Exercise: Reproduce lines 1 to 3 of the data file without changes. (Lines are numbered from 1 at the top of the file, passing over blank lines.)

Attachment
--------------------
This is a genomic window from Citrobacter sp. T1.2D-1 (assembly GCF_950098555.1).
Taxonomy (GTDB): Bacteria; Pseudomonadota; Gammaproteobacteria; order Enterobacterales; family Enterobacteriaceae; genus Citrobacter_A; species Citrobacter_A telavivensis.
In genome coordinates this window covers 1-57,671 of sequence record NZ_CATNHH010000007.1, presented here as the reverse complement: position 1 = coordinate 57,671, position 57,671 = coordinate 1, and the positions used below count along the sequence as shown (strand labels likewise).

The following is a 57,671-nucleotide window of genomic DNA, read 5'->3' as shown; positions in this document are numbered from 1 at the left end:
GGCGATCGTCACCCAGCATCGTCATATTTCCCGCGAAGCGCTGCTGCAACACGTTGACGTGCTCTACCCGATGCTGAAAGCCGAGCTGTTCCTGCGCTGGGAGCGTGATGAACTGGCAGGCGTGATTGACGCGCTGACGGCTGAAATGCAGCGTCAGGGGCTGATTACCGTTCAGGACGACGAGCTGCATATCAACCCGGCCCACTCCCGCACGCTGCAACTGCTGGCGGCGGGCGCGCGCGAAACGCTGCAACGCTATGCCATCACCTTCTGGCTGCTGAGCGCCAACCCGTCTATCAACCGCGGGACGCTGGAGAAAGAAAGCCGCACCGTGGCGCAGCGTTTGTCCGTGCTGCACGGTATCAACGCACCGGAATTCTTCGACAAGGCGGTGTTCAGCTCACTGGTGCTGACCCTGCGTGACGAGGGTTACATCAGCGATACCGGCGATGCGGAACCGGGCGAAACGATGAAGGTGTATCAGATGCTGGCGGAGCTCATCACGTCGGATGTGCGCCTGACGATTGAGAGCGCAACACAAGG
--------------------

This is a genomic window from Citrobacter sp. T1.2D-1 (assembly GCF_950098555.1).
Taxonomy (GTDB): Bacteria; Pseudomonadota; Gammaproteobacteria; order Enterobacterales; family Enterobacteriaceae; genus Citrobacter_A; species Citrobacter_A telavivensis.
In genome coordinates this window covers 1-57,671 of sequence record NZ_CATNHH010000007.1, presented here as the reverse complement: position 1 = coordinate 57,671, position 57,671 = coordinate 1, and the positions used below count along the sequence as shown (strand labels likewise).